Feedback is good but facts are better
Posted on 11th June 2019 in Articles of Interest
By Kim Portrate, CEO of ThinkTV
Australia’s broadcasters are far from “shortsighted” and missing an opportunity to unite, says ThinkTV’s Kim Portrate. Here she replies to comments about the free-to-air networks last week by Initiative global CEO Mat Baxter.
I love it when Aussie talent makes it big overseas and so it was a pleasure to welcome Mat Baxter back to our shores last week. His impassioned call for the TV industry to work together was music to my ears and as much as I love a good tune, it did feel like the song was a little more 2015 than 2019.
Last week, Mat called out Australia’s broadcasters as being “shortsighted” and having missed an opportunity to unite for the good of all players across our industry. While I agree that the industry needs to continually to evolve, and in some areas, there is still much work to be done, the process is actually well under way.
Feedback is a gift, especially when it provides an opportunity to reflect on where you have been, where you are now and most importantly, where you’re headed.
The TV industry is dynamic and no-one has the luxury of resting on their single, or collective, laurels. Recognising this, the broadcasters banded together to launch ThinkTV in 2016 in order to better serve agency and advertising clients and the industry itself. That’s just after Mat headed off to New York and it was the start of three years of pretty significant change in the way Australian broadcasters work together on issues of common interest.
Since then, the industry has worked as a collective to empirically show the power and effectiveness of TV when building brands and businesses. A joint focus on video advertising has shown TV and Broadcaster Video on Demand (BVOD), both vital parts of the total TV platform, are superior to social video. To reframe Mat’s analogy, TV versus YouTube is a little more David versus Goliath than Titanic and an iceberg.
What’s more, TV – the collective Australian “David” – has worked to ensure our entire industry has free and unlimited access to independent, verified research that demonstrates what it can do. This information has been made available at more than 17 events, in more than 14,000 bespoke publications and across 85 communications programs.
So that’s where we’ve been but it’s probably more interesting to reflect on where we are headed.
We agree with Mat that data is a core component in the competitive arsenal of modern marketers, their agency partners and media owners. It is critical this data is transparently sourced and independently measurable to ensure it’s a reliable tool to use when planning marketing and media investment. This is the reason the TV industry came together in 2017 to develop Virtual Australia, a complete data solution that will deliver reliable, single source, independently measured data that can be used by both advertisers and agencies.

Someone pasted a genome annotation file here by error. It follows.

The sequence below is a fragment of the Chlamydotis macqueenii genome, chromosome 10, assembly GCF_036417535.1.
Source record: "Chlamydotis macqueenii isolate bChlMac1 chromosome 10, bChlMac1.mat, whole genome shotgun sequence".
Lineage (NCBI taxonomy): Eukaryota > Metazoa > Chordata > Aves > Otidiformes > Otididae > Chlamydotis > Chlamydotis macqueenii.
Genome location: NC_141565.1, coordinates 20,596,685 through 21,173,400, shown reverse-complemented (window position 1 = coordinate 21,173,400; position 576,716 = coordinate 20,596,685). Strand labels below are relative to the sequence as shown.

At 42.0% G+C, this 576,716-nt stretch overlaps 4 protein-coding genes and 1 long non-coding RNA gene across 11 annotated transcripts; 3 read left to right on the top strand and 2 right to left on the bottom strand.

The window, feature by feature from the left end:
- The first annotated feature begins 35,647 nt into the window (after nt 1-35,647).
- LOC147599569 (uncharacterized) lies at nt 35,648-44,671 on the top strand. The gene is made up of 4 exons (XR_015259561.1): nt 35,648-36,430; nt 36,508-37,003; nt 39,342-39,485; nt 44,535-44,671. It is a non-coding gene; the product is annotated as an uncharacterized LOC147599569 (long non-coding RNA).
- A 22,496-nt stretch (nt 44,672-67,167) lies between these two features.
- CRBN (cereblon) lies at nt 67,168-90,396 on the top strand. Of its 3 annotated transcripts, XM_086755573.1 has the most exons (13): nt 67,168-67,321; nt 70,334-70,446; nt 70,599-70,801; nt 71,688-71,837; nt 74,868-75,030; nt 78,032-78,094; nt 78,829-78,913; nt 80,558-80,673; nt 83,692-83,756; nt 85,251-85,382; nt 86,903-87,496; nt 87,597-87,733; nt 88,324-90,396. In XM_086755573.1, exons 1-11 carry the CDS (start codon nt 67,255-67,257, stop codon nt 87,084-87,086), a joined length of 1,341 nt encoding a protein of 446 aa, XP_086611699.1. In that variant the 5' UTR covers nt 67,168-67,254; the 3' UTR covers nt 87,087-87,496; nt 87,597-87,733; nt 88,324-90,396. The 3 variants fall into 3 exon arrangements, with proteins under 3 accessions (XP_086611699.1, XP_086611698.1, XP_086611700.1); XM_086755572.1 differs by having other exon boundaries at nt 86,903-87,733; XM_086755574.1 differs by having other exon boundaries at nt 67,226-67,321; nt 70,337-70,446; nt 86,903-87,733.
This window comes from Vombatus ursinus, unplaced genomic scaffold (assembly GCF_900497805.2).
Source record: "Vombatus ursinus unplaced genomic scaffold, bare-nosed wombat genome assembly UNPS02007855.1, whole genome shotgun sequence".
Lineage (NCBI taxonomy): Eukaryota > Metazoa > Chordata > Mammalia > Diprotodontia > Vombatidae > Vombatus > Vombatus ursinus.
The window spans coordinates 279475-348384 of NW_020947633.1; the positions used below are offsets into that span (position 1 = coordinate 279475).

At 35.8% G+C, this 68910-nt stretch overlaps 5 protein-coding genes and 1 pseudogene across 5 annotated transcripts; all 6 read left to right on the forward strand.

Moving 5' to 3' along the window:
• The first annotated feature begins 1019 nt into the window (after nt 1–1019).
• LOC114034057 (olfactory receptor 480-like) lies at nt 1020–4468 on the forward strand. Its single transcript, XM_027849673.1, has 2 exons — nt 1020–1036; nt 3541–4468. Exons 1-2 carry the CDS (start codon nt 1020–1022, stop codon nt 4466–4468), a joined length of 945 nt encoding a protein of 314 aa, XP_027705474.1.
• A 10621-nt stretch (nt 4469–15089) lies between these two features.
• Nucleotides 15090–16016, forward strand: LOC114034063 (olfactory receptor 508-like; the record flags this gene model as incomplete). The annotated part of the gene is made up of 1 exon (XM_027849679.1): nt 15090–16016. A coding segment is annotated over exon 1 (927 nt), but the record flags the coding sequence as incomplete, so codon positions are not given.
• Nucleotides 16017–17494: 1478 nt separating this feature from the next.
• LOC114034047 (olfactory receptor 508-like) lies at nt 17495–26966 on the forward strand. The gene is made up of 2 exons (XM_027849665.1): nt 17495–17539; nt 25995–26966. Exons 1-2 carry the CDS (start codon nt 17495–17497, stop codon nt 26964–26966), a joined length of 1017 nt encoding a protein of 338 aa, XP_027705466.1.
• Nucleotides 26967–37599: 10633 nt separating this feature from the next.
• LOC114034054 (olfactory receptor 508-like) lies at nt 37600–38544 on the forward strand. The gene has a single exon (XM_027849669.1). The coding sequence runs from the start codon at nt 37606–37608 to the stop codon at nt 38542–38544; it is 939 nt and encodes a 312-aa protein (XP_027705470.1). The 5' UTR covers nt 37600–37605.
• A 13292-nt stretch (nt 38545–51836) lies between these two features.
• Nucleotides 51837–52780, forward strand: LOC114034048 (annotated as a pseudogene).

The pending launch of Virtual Australia or VOZ will show the TV Australians are watching irrespective of when, where or on what device, from the TV in the living room to the mobile in their hand. It will report the total, de-duplicated audience for a program making cross-screen reach and frequency a reality – a world first.
VOZ is currently in the final stages of development with thanks to OzTAM and Nielsen so Mat’s point about speed to market being critical is something we completely agree with.
Once launched, VOZ will have the capability to provide target audience marketing at scale. Clients can use this transparent and independently measured data to speak to the same audience across every broadcaster because the data and the audience segments it delivers are developed by all of them for the benefit of advertisers and agencies.
Data, research, events and joint campaigns are the factual evidence that shows how collaborative the Australian broadcasters are but even more than that, the biggest single thing all TV broadcasters agree on is the importance of the viewer.
It’s unanimous. The fact that almost 19 million viewers tune in every week to watch their special show is a song that plays over and over in Australia and it’s a tune that never gets old.
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